Traditionally, testing has been the last step in the development of the system before completion. In principle, therefore, it could not have been very agile because comprehensive testing requires a functional version of the entire system.
However, new development models question this thinking, and few projects have the opportunity to set aside sufficient time and resources for testing at the final phase of the project. So we definitely need testing along the way, but in practice there are various challenges.
Challenges of agile testing
Comprehensive and high-quality system testing requires sufficiently precise requirements for the basis of test cases and possible test automation. In agile development, however, the requirements become more precise or even change along the way. User stories are rarely accurate enough at the beginning of a project to define all test cases. With the completion and review of sprints, the team's understanding of the solution will change or at least become more precise, and consequently the tests will need to be refined as the project progresses.
Testing experts should therefore be involved in important meetings, such as sprint planning and review. And it is important that they understand both the key features for the customer and the non-functional requirements (such as security) and know how to target testing efforts to these. But their role is no longer to perform all the testing.
The development team implements new functionality for the product in each sprint every week or two. How can these be comprehensively tested so that the team can confidently demonstrate new functions? This is a key issue to consider even before the project is up and running.
According to the principles of agile testing, the entire team tests and controls quality whenever outputs are generated. Developers run unit tests before coding begins and test the stories as they are completed. Ideally, these should be as automated as possible. The Product Owner defines the acceptance criteria for user stories, and also tests those once stories are implemented. The customer performs acceptance testing once a suitable release is ready in the production environment.
The broader role of the test team
When in agile development the whole team is responsible for quality, the role of the testing team (or rather testing experts) is very different. Their main job is to support the rest of the team so that testing can progress with other development. In practice, this may include, for example:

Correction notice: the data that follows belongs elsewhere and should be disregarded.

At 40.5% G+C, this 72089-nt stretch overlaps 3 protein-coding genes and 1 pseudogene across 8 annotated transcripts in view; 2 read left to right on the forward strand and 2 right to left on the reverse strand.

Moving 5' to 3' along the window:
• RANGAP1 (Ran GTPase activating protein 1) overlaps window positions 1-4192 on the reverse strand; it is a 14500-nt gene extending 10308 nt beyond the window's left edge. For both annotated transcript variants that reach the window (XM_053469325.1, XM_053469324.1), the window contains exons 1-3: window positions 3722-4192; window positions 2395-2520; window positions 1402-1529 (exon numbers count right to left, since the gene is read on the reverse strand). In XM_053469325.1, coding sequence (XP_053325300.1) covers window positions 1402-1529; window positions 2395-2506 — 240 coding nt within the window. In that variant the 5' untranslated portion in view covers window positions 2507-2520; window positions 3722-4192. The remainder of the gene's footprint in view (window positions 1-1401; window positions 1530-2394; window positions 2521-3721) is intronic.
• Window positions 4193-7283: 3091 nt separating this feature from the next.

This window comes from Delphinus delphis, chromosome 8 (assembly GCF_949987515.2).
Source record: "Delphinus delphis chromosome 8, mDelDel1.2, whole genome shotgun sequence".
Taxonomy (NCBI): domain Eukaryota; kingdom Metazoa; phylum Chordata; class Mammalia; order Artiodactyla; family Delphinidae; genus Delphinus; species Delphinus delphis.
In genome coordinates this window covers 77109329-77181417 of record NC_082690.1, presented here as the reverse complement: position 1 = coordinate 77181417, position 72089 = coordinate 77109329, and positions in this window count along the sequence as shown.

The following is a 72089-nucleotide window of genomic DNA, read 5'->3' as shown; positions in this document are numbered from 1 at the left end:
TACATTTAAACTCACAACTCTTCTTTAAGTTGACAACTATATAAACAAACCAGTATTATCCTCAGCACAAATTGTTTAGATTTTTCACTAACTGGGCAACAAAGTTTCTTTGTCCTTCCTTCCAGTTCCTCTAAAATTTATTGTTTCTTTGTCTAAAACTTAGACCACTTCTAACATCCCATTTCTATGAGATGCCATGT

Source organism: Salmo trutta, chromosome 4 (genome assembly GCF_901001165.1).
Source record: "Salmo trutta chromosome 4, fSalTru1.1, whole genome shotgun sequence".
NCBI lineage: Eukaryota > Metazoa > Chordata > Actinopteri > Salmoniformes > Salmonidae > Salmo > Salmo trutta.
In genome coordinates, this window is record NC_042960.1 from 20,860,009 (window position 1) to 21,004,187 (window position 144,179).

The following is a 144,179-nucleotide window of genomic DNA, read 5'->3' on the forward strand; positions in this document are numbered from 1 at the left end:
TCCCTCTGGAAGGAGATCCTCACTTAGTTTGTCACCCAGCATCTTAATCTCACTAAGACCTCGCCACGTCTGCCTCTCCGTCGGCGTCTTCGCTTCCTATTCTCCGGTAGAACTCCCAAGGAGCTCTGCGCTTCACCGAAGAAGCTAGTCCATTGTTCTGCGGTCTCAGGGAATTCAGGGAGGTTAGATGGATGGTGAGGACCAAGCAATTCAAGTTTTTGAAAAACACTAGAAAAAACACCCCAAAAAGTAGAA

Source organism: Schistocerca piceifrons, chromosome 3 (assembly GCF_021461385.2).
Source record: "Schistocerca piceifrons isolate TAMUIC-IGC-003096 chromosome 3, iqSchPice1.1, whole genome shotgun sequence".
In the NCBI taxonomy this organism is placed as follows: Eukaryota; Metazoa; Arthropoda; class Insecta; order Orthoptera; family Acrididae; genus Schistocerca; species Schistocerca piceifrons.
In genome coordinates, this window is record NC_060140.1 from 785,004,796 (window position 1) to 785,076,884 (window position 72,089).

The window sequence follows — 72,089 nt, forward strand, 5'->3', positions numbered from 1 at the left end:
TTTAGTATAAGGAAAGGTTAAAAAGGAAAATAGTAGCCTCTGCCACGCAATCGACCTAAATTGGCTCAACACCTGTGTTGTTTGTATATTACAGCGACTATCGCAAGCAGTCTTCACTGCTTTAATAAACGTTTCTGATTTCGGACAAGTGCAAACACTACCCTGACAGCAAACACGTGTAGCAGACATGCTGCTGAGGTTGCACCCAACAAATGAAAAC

- Promoting and ensuring a testing perspective (acceptance criteria) when writing user stories
- Deployment and support of test automation and other testing tools
- Assisting the rest of the team in quality assurance tasks
Effective testing and its automation today requires strong knowledge of both the tools used for it and the system being tested. For example, if new interfaces are built into systems, these should be tested separately and not just through the applications that use them.
However, not all developers or product owners may have sufficient expertise, and the help of testers is worth their weight in gold. This should also be kept in mind when teams are being resourced. Unfortunately, in practice testing expertise is often severely underrepresented.
The importance of automation
Why is automation important in agile testing? The answer is, in the end, quite simple. Iterative development produces new functionalities on top of a foundation that may grow in each iteration but is (usually) unchanged. It would be important that tests on this foundation be automated as far as possible and performed during all future iterations as regression tests.
If automation cannot be built, the amount of testing required will become unreasonably large when the new functionality needs to be tested thoroughly, but the foundation also needs to be tested to ensure that changes have not affected its external performance. It is also worth remembering that refactoring involved in agile development increases the need for regression testing.